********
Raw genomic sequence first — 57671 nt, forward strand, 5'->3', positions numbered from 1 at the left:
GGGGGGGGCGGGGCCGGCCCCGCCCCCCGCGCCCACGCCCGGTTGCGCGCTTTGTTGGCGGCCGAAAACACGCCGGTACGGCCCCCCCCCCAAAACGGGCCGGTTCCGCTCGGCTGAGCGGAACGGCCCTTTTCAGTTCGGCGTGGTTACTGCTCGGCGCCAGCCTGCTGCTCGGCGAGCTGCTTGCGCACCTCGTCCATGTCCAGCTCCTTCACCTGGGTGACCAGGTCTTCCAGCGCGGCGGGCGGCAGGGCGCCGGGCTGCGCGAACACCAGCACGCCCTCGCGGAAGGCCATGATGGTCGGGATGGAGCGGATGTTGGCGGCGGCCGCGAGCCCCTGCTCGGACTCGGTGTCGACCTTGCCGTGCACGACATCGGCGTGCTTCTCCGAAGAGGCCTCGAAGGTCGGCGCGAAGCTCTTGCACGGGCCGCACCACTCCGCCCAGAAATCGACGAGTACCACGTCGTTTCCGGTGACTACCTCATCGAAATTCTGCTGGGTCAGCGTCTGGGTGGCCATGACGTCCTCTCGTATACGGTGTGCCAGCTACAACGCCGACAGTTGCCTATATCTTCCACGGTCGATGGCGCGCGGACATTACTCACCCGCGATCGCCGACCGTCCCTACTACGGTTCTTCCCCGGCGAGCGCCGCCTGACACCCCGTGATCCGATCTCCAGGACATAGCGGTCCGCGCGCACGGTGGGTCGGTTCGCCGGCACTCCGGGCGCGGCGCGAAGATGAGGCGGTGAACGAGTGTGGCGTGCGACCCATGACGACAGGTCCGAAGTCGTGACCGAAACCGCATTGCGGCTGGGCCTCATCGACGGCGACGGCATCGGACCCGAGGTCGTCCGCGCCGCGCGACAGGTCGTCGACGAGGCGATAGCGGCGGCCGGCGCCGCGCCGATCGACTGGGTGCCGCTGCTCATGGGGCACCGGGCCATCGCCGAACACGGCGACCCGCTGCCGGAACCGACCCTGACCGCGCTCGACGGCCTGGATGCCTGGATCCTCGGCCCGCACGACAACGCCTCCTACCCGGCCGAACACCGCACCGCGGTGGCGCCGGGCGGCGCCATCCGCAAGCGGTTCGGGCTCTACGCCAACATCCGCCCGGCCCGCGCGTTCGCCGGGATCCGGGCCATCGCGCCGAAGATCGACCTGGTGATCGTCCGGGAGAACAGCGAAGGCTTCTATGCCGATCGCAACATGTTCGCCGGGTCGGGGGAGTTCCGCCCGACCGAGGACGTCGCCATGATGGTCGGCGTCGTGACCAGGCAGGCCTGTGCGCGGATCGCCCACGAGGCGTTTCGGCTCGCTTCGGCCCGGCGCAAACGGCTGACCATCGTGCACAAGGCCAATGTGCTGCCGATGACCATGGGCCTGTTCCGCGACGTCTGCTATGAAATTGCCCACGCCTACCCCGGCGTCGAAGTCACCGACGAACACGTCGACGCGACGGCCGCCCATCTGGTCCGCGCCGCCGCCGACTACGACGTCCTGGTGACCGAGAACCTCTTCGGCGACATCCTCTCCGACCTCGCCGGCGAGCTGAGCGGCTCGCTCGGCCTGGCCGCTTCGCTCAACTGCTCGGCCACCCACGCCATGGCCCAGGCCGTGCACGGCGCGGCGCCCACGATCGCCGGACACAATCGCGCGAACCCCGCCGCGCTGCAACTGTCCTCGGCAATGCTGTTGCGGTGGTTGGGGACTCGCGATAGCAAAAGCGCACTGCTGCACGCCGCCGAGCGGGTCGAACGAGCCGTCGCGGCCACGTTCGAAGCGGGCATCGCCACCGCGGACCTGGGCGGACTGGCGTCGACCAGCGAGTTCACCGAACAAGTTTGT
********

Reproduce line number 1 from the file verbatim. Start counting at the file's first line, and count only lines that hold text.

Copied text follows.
Raw genomic sequence first — 57671 nt, forward strand, 5'->3', positions numbered from 1 at the left: